Third Sunday after Epiphany

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Reverend Martin Johnson
Sunday 22 January 2017— Third Sunday after Epiphany

Isaiah 42.1-9, Psalm 29, Acts 10.34-43, Matthew 3.13-17

What is the primary aim of all evangelisation and of all catechesis? Possibly that of teaching people a certain number of eternal truths, or of passing on Christian values to the rising generation? No, it is to bring people to a personal encounter with Jesus Christ the only Saviour by making them his disciples.

This sounds a little like Billy Graham or a TV evangelist doesn’t it. It isn’t; it’s the opening of an Advent retreat at the Papal household a few years ago. I wonder what they thought when they heard those words? What do you think when you hear them? How do you respond when someone asks you ‘do you love Jesus?’ or ‘do you have a personal relationship with Jesus?’ Do you pretend to be deaf, or suddenly and inexplicably unable to understand English! Or perhaps say ‘oh no thank you, I’m an Anglican!’ Perhaps if like me you were formed in the 70’s you might think of Mary Magdalene’s song in Jesus Christ Superstar.

I don't know how to love him
What to do, how to move him
I've been changed, yes really changed
In these past few days
When I've seen myself
I seem like someone else

Should I bring him down
Should I scream and shout
Should I speak of love
Let my feelings out?
I never thought I'd come to this What's it all about?

He scares me so
I want him so
I love him so

What might that mean to say you have a personal relationship with Jesus, what might it look like? Is it possible? The answer is yes, it is possible; but is quite unlike any other relationship you can envisage. It is the Ur relationship, the relationship from which all others spring.

Today's gospel is a familiar one relating to the call of Peter and Andrew, James and John. We know the story; the setting on the lake, the fishing boats, Zebedee left behind, the response of the four. They drop everything and go with the Rabbi, who has made such an impact on them. Catching fish is one thing; catching people is another. Yet Jesus told them that it would be people that they would be fishing for from then on. Though I don’t think we should stretch the metaphor too far. I don’t really like the thought of trapping or hooking people! I’m not much of a fisherman!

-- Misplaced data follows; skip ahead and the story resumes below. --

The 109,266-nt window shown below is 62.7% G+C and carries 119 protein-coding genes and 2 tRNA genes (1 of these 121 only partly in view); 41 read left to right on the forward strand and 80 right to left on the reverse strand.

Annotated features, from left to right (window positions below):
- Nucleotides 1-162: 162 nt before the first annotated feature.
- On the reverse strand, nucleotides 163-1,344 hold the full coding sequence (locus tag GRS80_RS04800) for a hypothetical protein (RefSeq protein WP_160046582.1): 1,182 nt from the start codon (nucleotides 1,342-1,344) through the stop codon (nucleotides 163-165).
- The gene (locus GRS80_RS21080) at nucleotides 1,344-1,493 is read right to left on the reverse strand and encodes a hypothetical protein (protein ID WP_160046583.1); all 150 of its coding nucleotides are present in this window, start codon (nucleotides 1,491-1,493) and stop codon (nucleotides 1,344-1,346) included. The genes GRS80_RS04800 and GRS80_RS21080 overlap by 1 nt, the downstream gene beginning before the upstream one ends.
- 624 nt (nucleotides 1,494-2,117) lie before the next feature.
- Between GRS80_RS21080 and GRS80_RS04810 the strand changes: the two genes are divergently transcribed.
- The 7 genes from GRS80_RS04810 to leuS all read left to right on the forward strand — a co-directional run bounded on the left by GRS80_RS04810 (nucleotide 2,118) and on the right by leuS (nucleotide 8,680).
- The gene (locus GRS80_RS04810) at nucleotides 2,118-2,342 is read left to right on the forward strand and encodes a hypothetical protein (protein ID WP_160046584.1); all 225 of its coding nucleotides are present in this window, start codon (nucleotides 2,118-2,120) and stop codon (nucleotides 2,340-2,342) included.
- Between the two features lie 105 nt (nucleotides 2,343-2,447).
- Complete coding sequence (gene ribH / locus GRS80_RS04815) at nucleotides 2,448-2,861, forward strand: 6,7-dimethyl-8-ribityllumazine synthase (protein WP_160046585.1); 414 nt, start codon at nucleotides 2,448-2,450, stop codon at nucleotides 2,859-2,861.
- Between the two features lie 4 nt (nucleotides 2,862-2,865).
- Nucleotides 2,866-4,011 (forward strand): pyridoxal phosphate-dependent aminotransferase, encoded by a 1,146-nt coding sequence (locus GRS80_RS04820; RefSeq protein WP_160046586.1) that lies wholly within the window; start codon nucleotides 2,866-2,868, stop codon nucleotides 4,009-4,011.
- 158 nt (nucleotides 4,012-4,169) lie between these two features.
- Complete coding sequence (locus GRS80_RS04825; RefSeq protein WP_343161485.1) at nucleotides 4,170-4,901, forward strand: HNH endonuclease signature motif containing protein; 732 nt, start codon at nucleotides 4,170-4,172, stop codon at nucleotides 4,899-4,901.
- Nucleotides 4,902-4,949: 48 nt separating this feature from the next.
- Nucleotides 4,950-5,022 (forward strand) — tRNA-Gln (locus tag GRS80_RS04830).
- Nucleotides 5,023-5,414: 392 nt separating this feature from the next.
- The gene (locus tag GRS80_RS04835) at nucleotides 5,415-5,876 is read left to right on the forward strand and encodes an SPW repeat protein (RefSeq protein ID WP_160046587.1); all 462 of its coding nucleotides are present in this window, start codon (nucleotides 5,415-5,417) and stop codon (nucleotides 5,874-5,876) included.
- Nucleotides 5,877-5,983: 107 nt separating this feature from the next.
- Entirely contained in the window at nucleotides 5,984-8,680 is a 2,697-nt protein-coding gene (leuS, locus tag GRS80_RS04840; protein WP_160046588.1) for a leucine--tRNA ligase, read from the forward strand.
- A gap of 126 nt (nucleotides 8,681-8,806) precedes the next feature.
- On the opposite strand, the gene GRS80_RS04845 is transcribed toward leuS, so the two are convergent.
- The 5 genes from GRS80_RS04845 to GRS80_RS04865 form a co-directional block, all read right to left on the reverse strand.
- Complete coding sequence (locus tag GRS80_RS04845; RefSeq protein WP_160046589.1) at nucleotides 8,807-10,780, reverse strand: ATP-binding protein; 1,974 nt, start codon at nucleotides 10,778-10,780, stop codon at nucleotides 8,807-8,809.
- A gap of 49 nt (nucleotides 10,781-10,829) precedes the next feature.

What is important is to think of is not catching, but gathering, drawing together, I will draw all to myself. This gathering, this drawing together is achieved by the attraction of the message, the teaching, the living, the quality and the integrity of what was lived and taught. Those who came into contact with Jesus saw a man with authority, but without a hidden agenda, apolitical, someone who made them see things differently, see themselves and others differently. We’ve all got pictures of Jesus in our minds, usually ingrained from Sunday school books, we don’t know what he looked like, but he must have been a wonderful person to be with. So much so that by the end of today’s reading ‘great crowds’ were following him. Jesus is often portrayed as something of an activist, but unlike modern day activists there was no sense of taking sides or alienating anyone. People could not leave him alone. Men and women, children, rich and poor, Pharisees, soldiers, Sadducees, tax collectors, prostitutes, demons the sick and the well, there were crowds whenever Jesus appeared. They listened to him, argued with him, loved him, laughed with him, hated him and in the end killed him, but they couldn’t leave him alone. I can only liken it to either being in love or holding a new born! You can’t leave either of them alone! Just Imagine being with someone who leaves you feeling better, refreshed, excited, more clear about where you are going. Now perhaps you don’t think about Jesus in this way, but I think it is worth remembering that this is what Jesus is really like and we need to hold on to this vision of Jesus when we reflect on our gospels or commit ourselves to prayer. It may even make us want to pray rather than thinking of it as a duty. This gathering then is to be of those who were able to share that renewed sense of meaning and purpose, this refreshment this excitement in life that is the mark of the Christian community. It is however not just gathering, but staying; where are you staying, they asked him last week? Come and See.